James Doubek James Doubek is an associate producer and reporter for NPR. He frequently covers breaking news for NPR.org and NPR's hourly newscast.
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James Doubek

James Doubek

Associate Producer, Digital News Desk

James Doubek is an associate producer and reporter for NPR. He frequently covers breaking news for NPR.org and NPR's hourly newscast. In 2018, he reported feature stories for NPR's business desk on topics including electric scooters, cryptocurrency, and small business owners who lost out when Amazon made a deal with Apple.

In the fall of that year, Doubek was selected for NPR's internal enrichment rotation to work as an audio producer for Weekend Edition. He spent two months pitching, producing, and editing interviews and pieces for broadcast.

As an associate producer for NPR's digital content team, Doubek edits online stories and manages NPR's website and social media presence.

He got his start at NPR as an intern at the Washington Desk, where he made frequent trips to the Supreme Court and reported on political campaigns.

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Story Archive

A woman walks past a boarded up store in downtown Los Angeles on Sunday. Professor Jody David Armour says protesters today are more diverse and have more empathy than in 1992. Agustin Paullier/AFP via Getty Images hide caption

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Agustin Paullier/AFP via Getty Images

USC Professor On How Protests Have Changed Since LA Riots In 1992

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Montgomery's Capri Theatre, seen on March 22, was closed because of the coronavirus. Montgomery Mayor Steven Reed says the city health system's capacity to manage the crisis has hit unsustainable levels. Taylor Hill/Getty Images hide caption

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Rep. Ilhan Omar, D-Minn., attends a press conference on Feb. 26 on Capitol Hill. Omar tells NPR the progressive left "has moved the needle on the national conversation" surrounding certain policies. Olivier Douliery/AFP via Getty Images hide caption

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Olivier Douliery/AFP via Getty Images

Ilhan Omar On Her Memoir And Moving The Needle Toward Progressive Policies

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People wait in line to get food distributed by the National Guard in Chelsea, Mass., on April 16. Harvard researchers found areas with more poverty, people of color and crowded housing had higher mortality rates for the coronavirus. Joseph Prezioso/AFP via Getty Images hide caption

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Joseph Prezioso/AFP via Getty Images

Harvard Researchers Find 'Inequality On Top Of Inequality' In COVID-19 Deaths

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Dozens have died of COVID-19 at the Brighton Rehabilitation and Wellness Center in Brighton Township, Pa., pictured on May 12. Pennsylvania's health secretary defended the state's plan to test every resident and staffer at every nursing home. Gene J. Puskar/AP hide caption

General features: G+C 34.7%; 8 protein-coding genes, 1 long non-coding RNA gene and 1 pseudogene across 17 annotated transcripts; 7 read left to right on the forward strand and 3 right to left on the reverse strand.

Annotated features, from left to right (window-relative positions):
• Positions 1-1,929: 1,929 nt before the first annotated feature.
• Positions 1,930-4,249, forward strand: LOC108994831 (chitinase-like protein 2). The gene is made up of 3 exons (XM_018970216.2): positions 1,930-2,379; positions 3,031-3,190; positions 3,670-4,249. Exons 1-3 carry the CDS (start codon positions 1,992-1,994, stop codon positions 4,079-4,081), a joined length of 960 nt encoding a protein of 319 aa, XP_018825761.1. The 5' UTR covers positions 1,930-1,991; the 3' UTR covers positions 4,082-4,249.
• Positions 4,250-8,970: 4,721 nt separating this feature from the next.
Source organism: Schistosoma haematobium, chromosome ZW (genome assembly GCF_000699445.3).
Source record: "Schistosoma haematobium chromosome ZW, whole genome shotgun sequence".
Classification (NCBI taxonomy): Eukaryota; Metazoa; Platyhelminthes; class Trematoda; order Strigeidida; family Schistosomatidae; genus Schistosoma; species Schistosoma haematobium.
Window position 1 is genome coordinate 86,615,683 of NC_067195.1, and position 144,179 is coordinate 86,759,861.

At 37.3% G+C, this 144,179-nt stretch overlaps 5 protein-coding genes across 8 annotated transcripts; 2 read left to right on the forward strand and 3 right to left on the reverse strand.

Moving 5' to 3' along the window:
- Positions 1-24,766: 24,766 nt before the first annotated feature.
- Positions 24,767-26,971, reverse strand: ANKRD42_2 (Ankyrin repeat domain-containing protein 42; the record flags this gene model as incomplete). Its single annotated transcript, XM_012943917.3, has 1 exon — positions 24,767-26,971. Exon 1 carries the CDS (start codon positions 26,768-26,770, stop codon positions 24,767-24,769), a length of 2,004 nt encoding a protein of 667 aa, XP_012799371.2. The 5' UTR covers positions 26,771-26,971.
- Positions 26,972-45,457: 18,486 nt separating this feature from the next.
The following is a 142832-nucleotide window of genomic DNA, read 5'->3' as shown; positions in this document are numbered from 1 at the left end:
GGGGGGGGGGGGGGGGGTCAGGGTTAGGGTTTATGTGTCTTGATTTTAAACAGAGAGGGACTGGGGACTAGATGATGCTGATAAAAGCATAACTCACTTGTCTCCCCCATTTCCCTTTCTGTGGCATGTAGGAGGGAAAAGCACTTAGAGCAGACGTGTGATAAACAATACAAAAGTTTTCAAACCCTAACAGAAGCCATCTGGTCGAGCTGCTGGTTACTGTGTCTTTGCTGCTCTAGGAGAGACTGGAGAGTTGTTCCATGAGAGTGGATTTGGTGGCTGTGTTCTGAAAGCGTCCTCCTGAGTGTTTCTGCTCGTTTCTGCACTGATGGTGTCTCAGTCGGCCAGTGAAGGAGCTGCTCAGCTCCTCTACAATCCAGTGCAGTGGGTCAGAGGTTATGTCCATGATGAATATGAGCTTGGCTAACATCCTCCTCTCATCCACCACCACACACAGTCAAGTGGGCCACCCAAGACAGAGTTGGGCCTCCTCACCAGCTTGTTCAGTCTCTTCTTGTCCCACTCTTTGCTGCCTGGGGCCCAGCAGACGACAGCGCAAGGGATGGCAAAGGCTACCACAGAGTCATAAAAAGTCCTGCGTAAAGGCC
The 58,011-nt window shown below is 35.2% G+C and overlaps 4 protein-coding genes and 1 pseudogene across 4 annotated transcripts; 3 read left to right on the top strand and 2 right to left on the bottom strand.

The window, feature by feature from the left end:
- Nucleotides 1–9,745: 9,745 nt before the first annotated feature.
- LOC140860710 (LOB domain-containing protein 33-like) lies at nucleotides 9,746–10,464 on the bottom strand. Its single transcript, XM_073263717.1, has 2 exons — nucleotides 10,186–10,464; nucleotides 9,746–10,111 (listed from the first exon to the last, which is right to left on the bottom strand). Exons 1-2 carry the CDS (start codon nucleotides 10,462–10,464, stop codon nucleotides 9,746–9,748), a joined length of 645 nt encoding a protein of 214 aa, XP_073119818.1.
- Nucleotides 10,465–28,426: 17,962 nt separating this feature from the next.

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Gene J. Puskar/AP

Store manager Josh Hayden, left to right, talks with Kay Amey and Jackie Gee about a new bicycle at Eddy's Bike Shop on Tuesday in Willoughby Hills, Ohio. Bike shops in most states were exempt from shutdown orders and sales have been up. Tony Dejak/AP hide caption

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Tony Dejak/AP

New York Gov. Andrew Cuomo briefs the media during a coronavirus news conference at his office in New York City on May 9. On Saturday, he said horse and auto racing could resume June 1. John Roca/New York Post via AP hide caption

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John Roca/New York Post via AP

Health care workers place a nasal swab from a patient into a tube for testing at the Brightpoint Health and UJA-Federation of New York pop-up coronavirus testing site on Friday in New York City. Angela Weiss/AFP via Getty Images hide caption

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Angela Weiss/AFP via Getty Images

Sen. Bill Cassidy, R-La., speaks during a Senate Health, Education, Labor and Pensions Committee hearing on May 7. Cassidy says testing needs to be targeted. Andrew Harnik/AP hide caption

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Andrew Harnik/AP

French Education Minister Jean-Michel Blanquer (left) and French President Emmanuel Macron participate in a video conference with mayors and directors of schools at the Pierre Ronsard elementary school in Poissy, west of Paris, on Tuesday. Ian Langsdon/Pool/AFP via Getty Images hide caption

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Ian Langsdon/Pool/AFP via Getty Images

Emerson Weber, a 5th grader in South Dakota, is an avid letter writer whose thank-you note to her mail carrier went viral. Hugh Weber hide caption

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Hugh Weber

An 11-Year-Old Girl Writes To Thank Her Mailman. Postal Workers Write Back

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